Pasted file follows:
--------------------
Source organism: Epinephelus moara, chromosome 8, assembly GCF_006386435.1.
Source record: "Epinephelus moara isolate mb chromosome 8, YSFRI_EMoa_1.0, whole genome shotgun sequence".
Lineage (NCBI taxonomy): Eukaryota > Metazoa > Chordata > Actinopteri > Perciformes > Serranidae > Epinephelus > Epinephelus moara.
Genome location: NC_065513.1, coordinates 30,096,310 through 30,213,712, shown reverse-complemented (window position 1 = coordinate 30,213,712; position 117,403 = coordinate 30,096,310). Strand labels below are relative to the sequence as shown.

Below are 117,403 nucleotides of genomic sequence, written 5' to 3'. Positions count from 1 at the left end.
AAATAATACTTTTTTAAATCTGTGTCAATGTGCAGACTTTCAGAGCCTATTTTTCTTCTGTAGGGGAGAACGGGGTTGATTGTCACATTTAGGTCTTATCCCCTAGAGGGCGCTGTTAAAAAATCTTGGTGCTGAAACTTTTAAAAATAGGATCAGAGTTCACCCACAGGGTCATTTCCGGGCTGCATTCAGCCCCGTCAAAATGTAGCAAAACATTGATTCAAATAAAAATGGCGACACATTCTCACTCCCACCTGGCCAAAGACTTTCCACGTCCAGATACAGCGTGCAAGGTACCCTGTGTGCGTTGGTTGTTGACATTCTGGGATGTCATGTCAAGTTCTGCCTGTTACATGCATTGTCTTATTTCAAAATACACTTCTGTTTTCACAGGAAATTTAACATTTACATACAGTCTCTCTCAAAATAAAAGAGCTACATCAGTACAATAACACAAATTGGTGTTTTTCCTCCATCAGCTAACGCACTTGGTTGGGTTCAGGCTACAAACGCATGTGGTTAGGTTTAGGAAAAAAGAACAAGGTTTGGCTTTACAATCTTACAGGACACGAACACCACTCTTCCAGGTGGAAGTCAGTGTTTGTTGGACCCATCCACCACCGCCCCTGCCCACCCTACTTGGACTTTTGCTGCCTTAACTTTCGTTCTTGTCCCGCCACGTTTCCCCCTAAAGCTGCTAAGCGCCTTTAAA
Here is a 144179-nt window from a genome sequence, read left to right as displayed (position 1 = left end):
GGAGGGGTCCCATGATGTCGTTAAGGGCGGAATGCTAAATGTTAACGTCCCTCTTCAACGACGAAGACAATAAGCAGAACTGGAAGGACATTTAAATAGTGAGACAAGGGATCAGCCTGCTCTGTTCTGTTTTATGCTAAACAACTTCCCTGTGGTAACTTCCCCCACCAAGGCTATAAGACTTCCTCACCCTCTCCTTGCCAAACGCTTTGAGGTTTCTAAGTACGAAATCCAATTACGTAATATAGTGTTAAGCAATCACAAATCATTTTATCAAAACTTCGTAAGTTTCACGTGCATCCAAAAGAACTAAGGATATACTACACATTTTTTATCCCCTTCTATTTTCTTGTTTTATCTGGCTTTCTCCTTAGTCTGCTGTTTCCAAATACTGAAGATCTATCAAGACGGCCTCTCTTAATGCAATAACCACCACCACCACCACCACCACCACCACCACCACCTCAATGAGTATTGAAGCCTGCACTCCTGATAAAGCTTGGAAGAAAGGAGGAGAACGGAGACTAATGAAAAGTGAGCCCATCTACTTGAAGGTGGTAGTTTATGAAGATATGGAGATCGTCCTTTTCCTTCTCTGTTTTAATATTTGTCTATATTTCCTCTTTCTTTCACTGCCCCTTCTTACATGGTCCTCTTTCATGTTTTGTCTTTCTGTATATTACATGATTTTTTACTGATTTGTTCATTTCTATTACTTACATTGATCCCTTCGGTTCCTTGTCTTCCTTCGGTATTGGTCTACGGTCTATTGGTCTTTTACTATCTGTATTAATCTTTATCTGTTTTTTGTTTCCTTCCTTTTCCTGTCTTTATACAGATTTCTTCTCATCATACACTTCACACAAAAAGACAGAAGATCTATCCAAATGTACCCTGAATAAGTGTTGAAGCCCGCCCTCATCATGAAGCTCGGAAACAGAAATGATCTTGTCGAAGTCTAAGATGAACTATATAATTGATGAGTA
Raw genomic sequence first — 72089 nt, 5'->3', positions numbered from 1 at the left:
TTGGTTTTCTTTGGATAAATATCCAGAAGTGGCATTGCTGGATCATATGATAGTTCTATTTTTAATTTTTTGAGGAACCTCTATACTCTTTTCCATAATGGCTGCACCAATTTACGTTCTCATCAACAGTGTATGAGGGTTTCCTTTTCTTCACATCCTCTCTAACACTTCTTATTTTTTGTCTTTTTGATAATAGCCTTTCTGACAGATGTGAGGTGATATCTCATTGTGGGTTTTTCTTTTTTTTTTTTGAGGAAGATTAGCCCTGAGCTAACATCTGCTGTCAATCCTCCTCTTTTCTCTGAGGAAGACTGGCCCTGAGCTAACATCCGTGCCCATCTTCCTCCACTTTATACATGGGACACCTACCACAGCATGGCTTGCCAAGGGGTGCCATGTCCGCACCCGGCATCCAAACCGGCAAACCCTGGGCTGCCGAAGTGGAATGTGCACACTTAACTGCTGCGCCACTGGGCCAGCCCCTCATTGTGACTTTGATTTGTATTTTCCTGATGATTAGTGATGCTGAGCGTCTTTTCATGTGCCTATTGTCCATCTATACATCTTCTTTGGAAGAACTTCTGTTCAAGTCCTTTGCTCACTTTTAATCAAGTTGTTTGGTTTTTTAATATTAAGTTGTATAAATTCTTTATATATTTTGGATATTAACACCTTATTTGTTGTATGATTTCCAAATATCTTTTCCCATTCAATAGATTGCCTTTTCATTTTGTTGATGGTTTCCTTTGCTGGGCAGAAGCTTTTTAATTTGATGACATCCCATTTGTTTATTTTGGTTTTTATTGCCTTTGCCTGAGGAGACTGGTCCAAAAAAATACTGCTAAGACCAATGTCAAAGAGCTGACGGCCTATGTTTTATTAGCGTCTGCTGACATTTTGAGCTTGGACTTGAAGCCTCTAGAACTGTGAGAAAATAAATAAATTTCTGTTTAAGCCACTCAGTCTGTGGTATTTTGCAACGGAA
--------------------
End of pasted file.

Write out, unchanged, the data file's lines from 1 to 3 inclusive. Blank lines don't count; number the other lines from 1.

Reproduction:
Source organism: Epinephelus moara, chromosome 8, assembly GCF_006386435.1.
Source record: "Epinephelus moara isolate mb chromosome 8, YSFRI_EMoa_1.0, whole genome shotgun sequence".
Lineage (NCBI taxonomy): Eukaryota > Metazoa > Chordata > Actinopteri > Perciformes > Serranidae > Epinephelus > Epinephelus moara.